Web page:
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March 1998 - Issue No. #29 (p.12 - 14)
What do your students really think about environmental issues? How do they feel when they hear about the global crisis? Obtaining the answers to these questions may be the single most important step toward providing students with material that meets their intellectual and emotional needs. The necessity of discovering what my students thought and felt before I embarked on a unit on environmental issues was brought home to me when I discovered that some of them did not believe much of what they were told about the environmental crisis because their parents had caused them to believe that environmentalists were radicals who distort the truth. It's easy to understand this kind of thinking when you live in a forest industry dependent community in a province that some environmental groups have labelled the "Brazil of the North." To overcome this problem and to find out what my students really think about environmental issues. I designed a simple ten-item survey that provides a way for each student to express their views on a range of issues in complete anonymity. The results of the survey provide sufficient information to prepare a meaningful unit plan that meets the needs of that particular group of students. They also provide an excellent focal point for global discussion.
1. Our environment is:
- in good shape
- in some trouble but can be saved with a little effort
- in bad shape but a lot of effort might save it
- in such bad shape little can be done about it
2. Which of the following do you feel is the worst environmental problem facing the planet?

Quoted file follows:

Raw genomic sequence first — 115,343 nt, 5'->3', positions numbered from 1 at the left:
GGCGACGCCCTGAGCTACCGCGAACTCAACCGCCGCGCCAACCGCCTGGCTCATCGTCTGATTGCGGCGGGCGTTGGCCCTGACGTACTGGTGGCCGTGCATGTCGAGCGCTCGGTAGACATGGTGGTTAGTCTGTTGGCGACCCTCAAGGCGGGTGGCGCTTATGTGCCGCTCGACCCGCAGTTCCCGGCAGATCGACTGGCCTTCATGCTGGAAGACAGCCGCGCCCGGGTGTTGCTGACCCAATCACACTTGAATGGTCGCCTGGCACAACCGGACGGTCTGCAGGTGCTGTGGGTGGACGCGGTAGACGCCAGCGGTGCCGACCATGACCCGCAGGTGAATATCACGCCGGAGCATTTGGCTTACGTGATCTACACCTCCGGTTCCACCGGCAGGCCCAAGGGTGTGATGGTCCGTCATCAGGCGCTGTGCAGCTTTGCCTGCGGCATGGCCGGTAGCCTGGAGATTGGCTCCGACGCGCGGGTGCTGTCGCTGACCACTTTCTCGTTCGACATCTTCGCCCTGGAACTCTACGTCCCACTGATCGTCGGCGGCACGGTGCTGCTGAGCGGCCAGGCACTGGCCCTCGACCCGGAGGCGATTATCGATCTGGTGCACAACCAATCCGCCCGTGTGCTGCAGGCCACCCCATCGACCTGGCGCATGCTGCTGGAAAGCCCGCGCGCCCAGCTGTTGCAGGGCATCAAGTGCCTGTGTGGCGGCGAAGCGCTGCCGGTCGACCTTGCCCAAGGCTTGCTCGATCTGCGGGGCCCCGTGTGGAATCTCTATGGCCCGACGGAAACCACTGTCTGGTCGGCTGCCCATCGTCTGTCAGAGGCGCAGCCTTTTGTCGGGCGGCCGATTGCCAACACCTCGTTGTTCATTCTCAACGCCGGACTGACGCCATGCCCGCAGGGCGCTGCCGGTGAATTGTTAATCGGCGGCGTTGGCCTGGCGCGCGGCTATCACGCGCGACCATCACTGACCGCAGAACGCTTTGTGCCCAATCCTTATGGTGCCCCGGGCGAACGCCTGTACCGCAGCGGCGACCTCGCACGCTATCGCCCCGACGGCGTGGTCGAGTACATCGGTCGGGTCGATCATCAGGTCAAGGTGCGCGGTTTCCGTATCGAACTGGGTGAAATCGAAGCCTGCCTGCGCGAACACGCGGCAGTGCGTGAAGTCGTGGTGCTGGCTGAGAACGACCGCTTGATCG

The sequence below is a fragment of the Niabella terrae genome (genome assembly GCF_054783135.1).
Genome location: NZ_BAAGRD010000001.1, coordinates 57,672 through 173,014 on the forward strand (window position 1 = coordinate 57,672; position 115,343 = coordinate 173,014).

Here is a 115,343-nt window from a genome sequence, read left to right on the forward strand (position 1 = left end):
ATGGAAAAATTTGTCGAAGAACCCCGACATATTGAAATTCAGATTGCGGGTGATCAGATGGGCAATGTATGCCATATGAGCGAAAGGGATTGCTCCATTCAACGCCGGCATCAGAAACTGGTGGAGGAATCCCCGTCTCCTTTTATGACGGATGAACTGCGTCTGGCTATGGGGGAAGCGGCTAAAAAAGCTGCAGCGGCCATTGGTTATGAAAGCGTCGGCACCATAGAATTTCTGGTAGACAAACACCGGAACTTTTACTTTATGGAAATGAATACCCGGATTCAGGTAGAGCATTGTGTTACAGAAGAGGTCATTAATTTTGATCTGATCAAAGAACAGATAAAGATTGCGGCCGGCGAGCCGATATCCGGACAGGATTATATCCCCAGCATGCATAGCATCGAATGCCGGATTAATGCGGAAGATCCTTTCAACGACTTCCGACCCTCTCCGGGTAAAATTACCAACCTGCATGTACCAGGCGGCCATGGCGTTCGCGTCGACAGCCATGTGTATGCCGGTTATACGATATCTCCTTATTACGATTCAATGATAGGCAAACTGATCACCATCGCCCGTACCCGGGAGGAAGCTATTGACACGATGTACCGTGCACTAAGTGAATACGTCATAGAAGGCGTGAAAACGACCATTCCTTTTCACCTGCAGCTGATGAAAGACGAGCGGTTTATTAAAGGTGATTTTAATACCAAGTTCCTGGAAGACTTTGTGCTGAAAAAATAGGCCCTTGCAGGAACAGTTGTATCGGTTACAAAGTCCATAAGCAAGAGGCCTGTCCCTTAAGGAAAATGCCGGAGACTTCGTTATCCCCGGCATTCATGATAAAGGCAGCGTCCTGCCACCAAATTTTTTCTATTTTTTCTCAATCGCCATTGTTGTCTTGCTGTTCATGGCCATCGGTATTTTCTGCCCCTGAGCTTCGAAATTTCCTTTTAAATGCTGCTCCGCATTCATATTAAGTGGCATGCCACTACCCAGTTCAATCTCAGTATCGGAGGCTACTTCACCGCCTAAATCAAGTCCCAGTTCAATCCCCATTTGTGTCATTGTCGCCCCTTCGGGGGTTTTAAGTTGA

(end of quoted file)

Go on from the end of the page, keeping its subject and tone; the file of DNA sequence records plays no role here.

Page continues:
- ozone depletion
- toxic waste
- global wanning
- water pollution
- air pollution
3. Who are the worst polluters?
- individual people
4. Who should be responsible for making sure we have a healthy environment?
- environmental groups
5. Is the current concern over the state of the environment justified? (Do you think it is really as bad as some people say it is?)
- not sure
6. Given the current concern about the environment, how would you describe your future?
- bright and hopeful
7. The single most important thing that will make sure the environment is healthy for future generations is if:
- the polluting industries shut down, even if people lose their jobs
- new technologies can be found to solve our problems
- people learn to live with less and be more efficient users of energy and materials
- we find a way to have economic development continue in a way that minimizes pollution
8. I believe my health has already been affected by pollution.
- haven't thought about it
9. By the time you are 30 years old, the environment will be:
- better than it is now
- worse than it is now
- about the same as it is now
10. Sustainable development means:
- development that provides the most jobs
- development that will save the environment even if it means lots of people will lose their jobs
- development that takes into consideration the economic and environmental needs of future generations
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